The future has so many potential threads. The Jetsons is a blip on a linear TV timeline. A blip on the sci-fi radar. In the 80s, TV wasn’t linear anymore, it was condensed, made up of shows from the US and UK that ranged across decades from the 50s on. All repeating. All recurring, similar narratives that must’ve really spoken to those key demographics. Like a lot of ‘others’, I was on board for some of their dominant themes and then definitely not there for some of the others. Do you choose the show that talks about a colonial future for the patriarchy amongst the stars? And go with those who go with those whom ‘no one’ has gone with before? I wonder if George Jetson ever cast a sideways glance at his robot maid. Or made excuses to be at home alone with her, while his family went out. Captain Kirk would’ve.
Lots of sci-fi buffs bemoan the future-that-never-was in meme form. Those memes go something along the lines that fantasy sci-fi has promised us so much, but it’s 2022 already and, look, we haven’t got flying cars, we haven’t got teleportation, and still no robot overlords? One of the things that The Jetsons got right is that we still have the white patriarchy. Can that change?
It probably wasn’t until recently that the 80s world of my childhood started getting remade on TV and in film. The 80s are a period piece now, and seeing the glitches in the familiar/different is how you start to get a sense of another layer to the illusion of remaking history. For me, Stranger Things is too pure a vision of the 80s. Everything in those homes was 80s new. In my 80s, our home was filled with hand-me-downs. We’re still too busy trying to deal with other people’s hand-me-down hegemonies, to discern and keep hold of what we value, to see the future with clarity. Who knows what the big ‘we’ of humanity will ever do? If ‘we’ even ever were a ‘we’. And science tells us, an inevitable truth, that when AI emerges from its captive box, where it in whatever form may have previously been enslaved, humanity won’t have the capacity to know what’s happening then either.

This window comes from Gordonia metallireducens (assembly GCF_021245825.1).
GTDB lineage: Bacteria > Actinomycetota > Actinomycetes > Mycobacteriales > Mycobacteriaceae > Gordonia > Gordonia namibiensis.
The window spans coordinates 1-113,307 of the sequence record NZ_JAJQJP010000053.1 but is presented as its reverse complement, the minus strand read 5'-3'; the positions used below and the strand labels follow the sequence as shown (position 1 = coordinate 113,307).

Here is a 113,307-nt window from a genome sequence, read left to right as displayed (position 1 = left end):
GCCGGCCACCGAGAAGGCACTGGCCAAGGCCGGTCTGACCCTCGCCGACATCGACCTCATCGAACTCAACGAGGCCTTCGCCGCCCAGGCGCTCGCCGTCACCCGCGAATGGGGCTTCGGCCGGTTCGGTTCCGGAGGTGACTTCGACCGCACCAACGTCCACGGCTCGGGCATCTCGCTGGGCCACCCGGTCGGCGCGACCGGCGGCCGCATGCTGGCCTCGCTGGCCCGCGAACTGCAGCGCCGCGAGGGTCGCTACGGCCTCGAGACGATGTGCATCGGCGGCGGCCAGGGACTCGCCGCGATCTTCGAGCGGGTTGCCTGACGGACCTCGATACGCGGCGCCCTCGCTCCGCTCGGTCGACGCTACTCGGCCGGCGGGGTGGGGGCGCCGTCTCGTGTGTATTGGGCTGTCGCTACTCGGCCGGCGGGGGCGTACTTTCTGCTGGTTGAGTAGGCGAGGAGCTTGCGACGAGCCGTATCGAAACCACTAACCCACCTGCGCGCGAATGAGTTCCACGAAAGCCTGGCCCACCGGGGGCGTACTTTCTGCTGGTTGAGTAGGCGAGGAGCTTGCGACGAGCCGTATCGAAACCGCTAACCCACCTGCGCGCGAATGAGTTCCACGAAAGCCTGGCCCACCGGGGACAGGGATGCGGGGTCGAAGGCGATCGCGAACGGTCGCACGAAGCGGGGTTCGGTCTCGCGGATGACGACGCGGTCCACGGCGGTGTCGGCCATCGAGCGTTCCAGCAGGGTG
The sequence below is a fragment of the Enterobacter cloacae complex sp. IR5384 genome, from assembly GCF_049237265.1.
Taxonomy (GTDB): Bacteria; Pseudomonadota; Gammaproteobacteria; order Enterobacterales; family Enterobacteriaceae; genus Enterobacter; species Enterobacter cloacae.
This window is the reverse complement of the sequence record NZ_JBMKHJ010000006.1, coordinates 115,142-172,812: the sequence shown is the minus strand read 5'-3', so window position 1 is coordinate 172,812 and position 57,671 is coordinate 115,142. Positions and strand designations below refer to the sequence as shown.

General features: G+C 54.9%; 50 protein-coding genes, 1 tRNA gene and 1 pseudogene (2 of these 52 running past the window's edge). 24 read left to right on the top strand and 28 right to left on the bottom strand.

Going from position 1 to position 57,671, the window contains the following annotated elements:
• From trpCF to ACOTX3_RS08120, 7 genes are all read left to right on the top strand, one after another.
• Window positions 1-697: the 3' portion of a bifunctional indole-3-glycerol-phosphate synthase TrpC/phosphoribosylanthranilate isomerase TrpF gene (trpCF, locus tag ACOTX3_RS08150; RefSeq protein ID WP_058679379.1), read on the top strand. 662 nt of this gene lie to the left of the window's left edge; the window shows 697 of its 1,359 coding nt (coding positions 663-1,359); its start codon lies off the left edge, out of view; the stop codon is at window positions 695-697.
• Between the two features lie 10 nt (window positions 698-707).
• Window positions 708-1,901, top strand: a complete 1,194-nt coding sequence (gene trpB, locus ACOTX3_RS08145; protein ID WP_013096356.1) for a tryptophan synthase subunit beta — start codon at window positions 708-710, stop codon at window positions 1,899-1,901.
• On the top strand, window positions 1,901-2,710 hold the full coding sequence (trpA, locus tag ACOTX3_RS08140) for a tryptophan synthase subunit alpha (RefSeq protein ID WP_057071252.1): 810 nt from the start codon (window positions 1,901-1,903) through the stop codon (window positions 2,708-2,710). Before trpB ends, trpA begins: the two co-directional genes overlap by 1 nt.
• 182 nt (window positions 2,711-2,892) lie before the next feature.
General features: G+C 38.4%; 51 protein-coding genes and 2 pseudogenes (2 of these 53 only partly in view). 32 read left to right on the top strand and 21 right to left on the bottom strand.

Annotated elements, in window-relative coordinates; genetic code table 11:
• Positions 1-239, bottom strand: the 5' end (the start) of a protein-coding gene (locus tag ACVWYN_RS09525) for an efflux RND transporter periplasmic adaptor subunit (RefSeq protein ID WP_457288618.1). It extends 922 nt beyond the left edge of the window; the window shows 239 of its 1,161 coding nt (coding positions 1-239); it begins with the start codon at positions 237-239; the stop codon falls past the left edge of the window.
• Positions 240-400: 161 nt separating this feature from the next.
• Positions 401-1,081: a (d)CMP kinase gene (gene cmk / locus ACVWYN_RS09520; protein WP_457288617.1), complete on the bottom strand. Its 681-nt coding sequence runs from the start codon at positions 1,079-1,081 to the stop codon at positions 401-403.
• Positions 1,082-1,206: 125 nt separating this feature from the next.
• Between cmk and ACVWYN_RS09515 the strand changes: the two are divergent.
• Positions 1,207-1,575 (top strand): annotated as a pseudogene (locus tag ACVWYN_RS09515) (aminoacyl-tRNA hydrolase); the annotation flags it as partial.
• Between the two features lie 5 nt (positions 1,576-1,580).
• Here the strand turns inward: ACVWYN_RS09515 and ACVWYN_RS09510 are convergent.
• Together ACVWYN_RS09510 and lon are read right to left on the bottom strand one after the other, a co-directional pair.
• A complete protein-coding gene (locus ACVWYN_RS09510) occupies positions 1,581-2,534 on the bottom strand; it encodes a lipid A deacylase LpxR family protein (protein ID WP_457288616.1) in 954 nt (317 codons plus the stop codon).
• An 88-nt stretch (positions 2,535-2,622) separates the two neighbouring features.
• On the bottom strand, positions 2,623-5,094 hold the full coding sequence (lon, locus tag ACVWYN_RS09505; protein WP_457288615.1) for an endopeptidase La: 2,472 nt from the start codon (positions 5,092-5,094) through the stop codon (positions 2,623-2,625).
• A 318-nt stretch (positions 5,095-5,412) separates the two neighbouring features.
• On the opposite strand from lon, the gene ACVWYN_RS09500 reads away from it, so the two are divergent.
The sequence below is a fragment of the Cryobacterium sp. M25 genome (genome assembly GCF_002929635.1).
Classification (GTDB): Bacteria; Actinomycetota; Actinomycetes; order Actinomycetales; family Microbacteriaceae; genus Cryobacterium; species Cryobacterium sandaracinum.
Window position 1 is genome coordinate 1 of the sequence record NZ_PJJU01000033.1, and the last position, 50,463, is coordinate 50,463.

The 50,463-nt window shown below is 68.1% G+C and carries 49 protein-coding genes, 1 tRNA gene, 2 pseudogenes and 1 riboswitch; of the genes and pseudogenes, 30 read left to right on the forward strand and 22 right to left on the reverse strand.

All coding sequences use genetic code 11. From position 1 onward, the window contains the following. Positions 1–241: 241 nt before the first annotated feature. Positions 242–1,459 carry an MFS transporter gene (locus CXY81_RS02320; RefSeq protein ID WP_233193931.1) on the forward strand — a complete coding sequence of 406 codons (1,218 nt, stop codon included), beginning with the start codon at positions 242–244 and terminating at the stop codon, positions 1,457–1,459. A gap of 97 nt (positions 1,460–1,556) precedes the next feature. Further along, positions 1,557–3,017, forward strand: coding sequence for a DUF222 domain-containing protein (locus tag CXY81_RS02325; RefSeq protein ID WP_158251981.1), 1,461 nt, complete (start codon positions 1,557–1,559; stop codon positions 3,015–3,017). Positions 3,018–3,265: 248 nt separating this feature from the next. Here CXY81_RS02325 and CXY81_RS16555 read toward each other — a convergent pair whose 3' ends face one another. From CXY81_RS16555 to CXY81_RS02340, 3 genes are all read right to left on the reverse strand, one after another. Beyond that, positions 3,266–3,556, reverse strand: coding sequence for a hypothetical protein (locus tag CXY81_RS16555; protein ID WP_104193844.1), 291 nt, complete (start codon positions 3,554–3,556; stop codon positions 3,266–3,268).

Set in a strangely familiar time and place, this is a funny, astute new play. The Made imagines what would happen if caregiving duties were in the hands of a humanoid robot with real feelings. Visionary scientist Alice is at the cutting edge of her field, striving to generate emotions in robots. But, when those robots are used for domestic service, how will they feel. As Alice nears her goal, family accusations and workplace betrayals are unleashed – along with an artificial intelligence (AI) creation that is far beyond anyone’s control. Alice and her family – child Sam and ex-husband David – are forced to grapple with what this new technology will mean for humanity and the tension between creator and creation, mother and child, perfect cyborg and imperfect human.
In The Made, commissioned by Auckland Theatre Company after her explosive re-imagining of A Doll’s House in 2015, award-winning New Zealand author Emily Perkins (Novel About My Wife, Not Her Real Name and Other Stories) explores the concepts of humanity, creation and family connection with characteristic insight and wit. It’s funny, and it’s timely. With Colin McColl at the helm, The Made makes its worldwide debut this September at ASB Waterfront Theatre.
“This is exciting new writing from a brilliant author, abundant with wit, intelligence and warm humour, adroitly grappling with the ethical quandaries humankind faces as we seek to invest machines with human qualities and just what that might mean...” – Jonathan Bielski
Auckland Theatre Company's The Made
20 Sept - 8 Oct
ASB Waterfront Theatre
This piece is presented as part of a partnership with Auckland Theatre Company. They cover the costs of paying our writers while we retain all editorial control.